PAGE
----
Monday, June 11, 2007

update on the Arecibo Observatory

(This is a follow-on on my previous post at
In a management review meeting in March, NSF/AST increased its projected FY'11 funding level to $5M. That, coupled with a projected $2.5M from NSF/ATM would bring the base funding to $7.5M, a 38% cut, but a level at which Arecibo believes it can still operate and succeed in getting additional funding. For this reason, the observatory director, Dr. Robert Kerr, sees closure as "off the table".

That said, there has been a flurry of activity in the last month. In early May the NSF/AST Director for Astronomy, Dr. Wayne Van Citters, requested a Town Meeting to be held in the town of Arecibo. The purpose of this meeting is for Dr. Van Citters to learn of the importance of Arecibo to Puerto Rico. It will be held at the University of Puerto Rico, Arecibo Campus Auditorium at 10 AM on June 26, 2007.

Following the Town Meeting, there will be a staff meeting at the Arecibo Observatory to give Observatory staff the opportunity to hold a discussion with Dr. Van Citters.

On June 27 Dr. Van Citters will sit down with prominent members of the Puerto Rican community to discuss paths to future operations of the Arecibo Observatory. Attending this meeting will be government officials, university officials, members of the business community, representatives of local foundations, and others. It will be held at the Bankers Club in Hato Rey at 2 PM.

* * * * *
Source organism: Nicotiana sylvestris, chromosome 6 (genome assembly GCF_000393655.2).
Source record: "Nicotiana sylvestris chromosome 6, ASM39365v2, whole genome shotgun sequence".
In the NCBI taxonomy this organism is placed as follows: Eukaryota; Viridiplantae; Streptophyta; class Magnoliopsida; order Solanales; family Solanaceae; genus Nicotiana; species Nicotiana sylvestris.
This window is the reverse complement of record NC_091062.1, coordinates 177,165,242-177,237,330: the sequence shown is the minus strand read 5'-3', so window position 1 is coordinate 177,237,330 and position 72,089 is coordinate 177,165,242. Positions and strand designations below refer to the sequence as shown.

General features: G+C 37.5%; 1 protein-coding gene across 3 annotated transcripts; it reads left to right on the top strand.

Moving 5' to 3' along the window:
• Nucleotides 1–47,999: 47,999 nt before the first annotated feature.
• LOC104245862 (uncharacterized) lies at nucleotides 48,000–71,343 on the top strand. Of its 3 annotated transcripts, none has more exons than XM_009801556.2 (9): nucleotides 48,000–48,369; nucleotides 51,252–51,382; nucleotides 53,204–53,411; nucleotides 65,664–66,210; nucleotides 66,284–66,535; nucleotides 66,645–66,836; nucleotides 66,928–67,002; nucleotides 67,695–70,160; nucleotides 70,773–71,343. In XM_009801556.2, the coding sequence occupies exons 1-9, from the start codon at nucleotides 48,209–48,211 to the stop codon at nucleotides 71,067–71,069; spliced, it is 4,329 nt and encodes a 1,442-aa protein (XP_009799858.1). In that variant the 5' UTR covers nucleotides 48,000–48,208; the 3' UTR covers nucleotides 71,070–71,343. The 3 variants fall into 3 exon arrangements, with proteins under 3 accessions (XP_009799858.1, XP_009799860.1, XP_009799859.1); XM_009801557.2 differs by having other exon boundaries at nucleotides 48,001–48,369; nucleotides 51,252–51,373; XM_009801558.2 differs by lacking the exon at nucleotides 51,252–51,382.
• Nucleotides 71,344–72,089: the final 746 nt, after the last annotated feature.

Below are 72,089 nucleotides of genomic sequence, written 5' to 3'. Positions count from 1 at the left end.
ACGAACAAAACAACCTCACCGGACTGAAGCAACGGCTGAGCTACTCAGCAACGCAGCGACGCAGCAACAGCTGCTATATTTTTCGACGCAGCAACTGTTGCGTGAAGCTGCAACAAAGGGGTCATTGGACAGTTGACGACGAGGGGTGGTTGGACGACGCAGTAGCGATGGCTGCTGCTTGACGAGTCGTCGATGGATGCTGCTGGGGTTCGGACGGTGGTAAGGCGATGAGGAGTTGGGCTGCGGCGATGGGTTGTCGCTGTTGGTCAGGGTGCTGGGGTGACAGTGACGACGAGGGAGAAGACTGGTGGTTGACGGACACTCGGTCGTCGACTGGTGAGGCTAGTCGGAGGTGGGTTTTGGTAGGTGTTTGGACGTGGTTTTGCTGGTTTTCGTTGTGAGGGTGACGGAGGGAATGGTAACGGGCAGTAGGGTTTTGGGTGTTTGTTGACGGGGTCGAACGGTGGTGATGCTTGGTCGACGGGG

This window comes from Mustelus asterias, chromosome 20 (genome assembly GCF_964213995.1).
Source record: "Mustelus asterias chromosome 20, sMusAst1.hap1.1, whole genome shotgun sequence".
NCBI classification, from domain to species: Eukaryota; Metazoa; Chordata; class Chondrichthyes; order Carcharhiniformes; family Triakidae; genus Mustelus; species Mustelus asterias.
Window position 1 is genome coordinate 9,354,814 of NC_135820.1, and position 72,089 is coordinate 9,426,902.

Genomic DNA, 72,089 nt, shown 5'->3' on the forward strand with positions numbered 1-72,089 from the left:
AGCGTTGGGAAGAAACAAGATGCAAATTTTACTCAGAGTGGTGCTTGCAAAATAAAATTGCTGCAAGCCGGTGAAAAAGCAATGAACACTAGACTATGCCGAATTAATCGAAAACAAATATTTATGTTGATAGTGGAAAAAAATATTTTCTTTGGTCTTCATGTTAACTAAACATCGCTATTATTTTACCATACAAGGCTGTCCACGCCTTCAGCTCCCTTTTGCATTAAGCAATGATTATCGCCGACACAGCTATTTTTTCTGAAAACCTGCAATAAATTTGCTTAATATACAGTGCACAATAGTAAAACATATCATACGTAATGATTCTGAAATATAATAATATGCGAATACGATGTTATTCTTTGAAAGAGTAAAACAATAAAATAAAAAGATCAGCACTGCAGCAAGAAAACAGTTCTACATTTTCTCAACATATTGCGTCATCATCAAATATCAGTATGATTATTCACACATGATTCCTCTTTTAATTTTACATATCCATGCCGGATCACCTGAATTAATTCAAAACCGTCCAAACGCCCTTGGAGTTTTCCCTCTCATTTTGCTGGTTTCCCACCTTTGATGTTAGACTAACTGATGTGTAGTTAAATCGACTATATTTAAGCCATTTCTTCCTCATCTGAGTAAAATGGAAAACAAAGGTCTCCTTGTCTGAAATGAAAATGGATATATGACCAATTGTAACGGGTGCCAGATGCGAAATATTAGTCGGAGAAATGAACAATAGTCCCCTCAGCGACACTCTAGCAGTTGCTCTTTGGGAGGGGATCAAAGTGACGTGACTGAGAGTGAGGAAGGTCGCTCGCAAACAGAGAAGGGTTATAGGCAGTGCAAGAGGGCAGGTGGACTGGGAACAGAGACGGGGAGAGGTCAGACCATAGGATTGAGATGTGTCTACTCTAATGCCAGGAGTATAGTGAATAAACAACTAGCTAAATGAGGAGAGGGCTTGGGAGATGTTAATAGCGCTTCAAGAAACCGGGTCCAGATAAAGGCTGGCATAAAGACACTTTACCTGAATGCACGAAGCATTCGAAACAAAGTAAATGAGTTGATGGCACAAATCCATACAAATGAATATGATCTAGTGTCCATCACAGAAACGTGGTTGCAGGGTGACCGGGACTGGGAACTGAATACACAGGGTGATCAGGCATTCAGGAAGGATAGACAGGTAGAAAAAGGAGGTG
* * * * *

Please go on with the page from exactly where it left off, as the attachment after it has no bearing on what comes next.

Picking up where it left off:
At the same time as this very positive development, there are some not-so-positive movements. In my previous post I wrote:
Lack of clear and unequivocal support works directly against any fundraising
efforts. No-one wants to pour $ into a sinking ship.
Coincident with planning for the Town Meeting the NSF notified the observatory to expect the visit of a number of engineers who will evaluate the decommissioning (read "destruction") of the observatory. So, at the same time they send a positive message by meeting with people here in Puerto Rico to find a way into the future, they send us a message of doom by investing over $0.5M to evaluate something they have no right to do. Not only did the NSF astronomy division take this wrong-headed decision, but they did it without informing the other major interest in Arecibo at the NSF, the upper atmospheric sciences program.

The Arecibo Observatory hopes that NSF/AST will reconsider this decision and cancel the visit to Puerto Rico of this team of engineers. It is very possible that such a visit will be met without the traditional warm welcome Puerto Rico gives its visitors.

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